Can Your Firm Be Required To Cover An Employee’s Mistaken Trades?
January 12, 2016
by Anne Wallace, Esq.
Advisor Perspectives welcomes guest contributions. The views presented here do not necessarily represent those of Advisor Perspectives. This article originally appeared here.
An employee of a financial services firm, whose compensation consists of fees and commissions, asks whether it is legal for his employer to require him to reimburse a client directly for any losses the client suffers because of a trading error.
Turning the question around, would the employee have a right to recover from the employer if the client suffers losses because of a security breach or cyberattack? What if the employee’s relationship with the client or the employee’s professional reputation is damaged because of the security breach?
Teased into pieces, this is what the question looks like:
- When may an employer require an employee to pay for mistakes?
- When may an employer require an employee to reimburse a client directly for mistakes?
- May an employee require an employer to reimburse the employee for harm to the employee/client relationship or future earnings?
- Does the law apply differently to the financial services industry?
This is an interesting collection of problems because beyond a financial services firm’s obligation to make the customer whole, it is about the employer/employee relationship that exists between the firm and the employee. That relationship is governed by federal law, state law and contract, and any or all of these might be implicated in this scenario.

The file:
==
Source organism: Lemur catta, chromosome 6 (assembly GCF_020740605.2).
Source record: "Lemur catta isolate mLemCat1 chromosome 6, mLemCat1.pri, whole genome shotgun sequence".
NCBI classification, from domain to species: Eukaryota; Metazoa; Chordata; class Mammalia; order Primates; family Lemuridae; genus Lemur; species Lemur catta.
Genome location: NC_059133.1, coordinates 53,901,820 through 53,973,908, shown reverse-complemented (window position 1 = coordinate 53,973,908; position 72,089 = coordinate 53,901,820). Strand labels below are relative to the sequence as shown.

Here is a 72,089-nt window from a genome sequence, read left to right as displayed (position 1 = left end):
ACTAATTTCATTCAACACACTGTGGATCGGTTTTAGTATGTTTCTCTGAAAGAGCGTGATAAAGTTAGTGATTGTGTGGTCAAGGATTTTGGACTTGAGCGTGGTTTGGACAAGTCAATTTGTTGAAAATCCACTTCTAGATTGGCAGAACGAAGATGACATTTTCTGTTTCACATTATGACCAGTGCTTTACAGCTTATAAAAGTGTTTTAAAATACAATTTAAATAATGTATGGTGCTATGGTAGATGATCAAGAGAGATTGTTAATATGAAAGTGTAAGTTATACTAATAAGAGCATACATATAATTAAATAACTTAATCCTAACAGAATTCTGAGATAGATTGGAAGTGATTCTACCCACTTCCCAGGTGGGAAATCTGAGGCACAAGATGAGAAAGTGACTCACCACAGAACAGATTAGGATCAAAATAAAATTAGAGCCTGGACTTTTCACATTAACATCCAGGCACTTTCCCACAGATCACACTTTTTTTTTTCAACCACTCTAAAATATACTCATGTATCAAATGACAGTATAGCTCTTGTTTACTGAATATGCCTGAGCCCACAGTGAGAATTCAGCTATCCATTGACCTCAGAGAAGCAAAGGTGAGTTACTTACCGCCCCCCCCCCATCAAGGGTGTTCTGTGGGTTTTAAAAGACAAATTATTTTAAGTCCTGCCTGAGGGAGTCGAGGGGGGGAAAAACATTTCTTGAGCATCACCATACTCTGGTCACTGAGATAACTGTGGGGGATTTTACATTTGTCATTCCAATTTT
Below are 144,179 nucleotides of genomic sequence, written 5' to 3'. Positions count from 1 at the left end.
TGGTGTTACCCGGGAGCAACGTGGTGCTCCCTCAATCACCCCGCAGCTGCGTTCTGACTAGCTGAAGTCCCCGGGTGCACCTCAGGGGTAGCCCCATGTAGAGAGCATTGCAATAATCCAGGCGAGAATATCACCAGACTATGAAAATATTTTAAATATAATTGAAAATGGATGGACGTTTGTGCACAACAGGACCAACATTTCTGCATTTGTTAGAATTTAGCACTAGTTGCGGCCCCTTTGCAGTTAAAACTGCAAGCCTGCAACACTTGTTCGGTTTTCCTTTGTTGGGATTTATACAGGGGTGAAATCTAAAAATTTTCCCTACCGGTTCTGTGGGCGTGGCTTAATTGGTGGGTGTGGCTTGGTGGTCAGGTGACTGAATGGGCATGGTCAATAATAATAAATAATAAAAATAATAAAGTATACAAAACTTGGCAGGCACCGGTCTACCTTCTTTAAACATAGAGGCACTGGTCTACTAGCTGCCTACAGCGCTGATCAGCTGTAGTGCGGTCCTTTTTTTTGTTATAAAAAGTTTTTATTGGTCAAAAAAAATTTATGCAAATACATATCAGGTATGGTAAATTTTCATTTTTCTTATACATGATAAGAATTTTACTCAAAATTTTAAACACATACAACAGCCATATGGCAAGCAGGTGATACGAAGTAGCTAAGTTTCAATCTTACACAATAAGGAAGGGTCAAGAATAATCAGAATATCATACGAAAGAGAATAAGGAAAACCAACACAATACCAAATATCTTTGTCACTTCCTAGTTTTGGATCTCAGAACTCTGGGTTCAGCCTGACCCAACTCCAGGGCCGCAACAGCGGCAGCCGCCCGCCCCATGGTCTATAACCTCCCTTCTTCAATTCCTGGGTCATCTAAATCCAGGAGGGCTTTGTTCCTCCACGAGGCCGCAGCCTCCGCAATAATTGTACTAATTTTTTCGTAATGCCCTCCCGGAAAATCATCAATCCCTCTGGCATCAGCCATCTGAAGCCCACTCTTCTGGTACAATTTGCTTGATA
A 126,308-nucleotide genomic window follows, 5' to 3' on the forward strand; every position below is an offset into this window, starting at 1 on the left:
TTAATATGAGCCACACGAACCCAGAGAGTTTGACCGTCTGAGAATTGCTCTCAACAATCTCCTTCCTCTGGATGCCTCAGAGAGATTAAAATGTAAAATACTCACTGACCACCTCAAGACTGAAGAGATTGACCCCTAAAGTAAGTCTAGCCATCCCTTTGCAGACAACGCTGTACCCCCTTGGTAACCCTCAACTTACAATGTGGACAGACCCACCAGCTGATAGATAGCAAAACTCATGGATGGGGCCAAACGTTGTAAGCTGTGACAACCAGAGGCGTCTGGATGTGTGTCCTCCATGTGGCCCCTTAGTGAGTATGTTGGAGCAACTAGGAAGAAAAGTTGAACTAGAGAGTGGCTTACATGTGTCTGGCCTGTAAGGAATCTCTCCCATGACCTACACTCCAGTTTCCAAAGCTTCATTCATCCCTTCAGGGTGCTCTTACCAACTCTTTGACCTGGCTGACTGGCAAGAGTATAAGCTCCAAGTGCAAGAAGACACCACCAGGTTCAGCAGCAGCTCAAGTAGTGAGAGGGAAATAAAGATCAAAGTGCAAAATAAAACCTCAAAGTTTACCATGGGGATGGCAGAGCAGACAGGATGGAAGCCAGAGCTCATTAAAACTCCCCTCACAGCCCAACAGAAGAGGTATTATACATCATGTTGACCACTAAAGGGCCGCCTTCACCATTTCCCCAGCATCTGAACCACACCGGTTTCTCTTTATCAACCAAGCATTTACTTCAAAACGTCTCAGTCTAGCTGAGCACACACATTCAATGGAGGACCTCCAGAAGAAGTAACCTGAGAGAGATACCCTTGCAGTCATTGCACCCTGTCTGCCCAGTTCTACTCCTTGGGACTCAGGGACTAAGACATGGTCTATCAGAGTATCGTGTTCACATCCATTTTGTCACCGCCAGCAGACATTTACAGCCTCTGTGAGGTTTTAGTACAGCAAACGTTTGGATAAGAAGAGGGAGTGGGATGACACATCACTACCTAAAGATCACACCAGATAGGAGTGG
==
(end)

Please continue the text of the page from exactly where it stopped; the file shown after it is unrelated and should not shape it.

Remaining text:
The financial advisor’s duty to the client
The term “financial advisor,” can cover a lot of ground. It can mean a registered investment advisor or a financial planner who is not a registered investment advisor but has a Series 65 license, which qualifies the investment professional to function as an investment adviser representative in certain states.
A financial advisor can provide a wide range of services other than advice about trades, including investment management, income tax preparation and estate planning. Some are compensated on a fee basis; others, who effectively function as salespersons, earn commissions. Most earn a combination of both.
An investment advisor who is registered under the Investment Advisors Act of 1940 has a fiduciary duty to act in the client’s best interest. Broker-dealers, who are regulated by the Financial Industry Regulatory Authority (FINRA), have only a “suitability” obligation, to make recommendations that are consistent with the best interests of the underlying customer.
If an investment advisor mishandles a trading error, it can lead to a violation of the Investment Advisors Act. In any event, all financial advisors, whether or not RIAs, have a very strong business incentive to make the client whole for any loss caused by a trading error, even if the firm takes a loss. That is why many carry Errors & Omissions insurance.
But it is worth keeping in mind that the overall purpose of financial regulation is to protect customers from the misdeeds of financial professionals, not financial professionals from the misdeeds of each other.
Most also have policies and procedures in place about how to handle trading mistakes, and that is likely the source of the practice described of having the employee reimburse the client directly.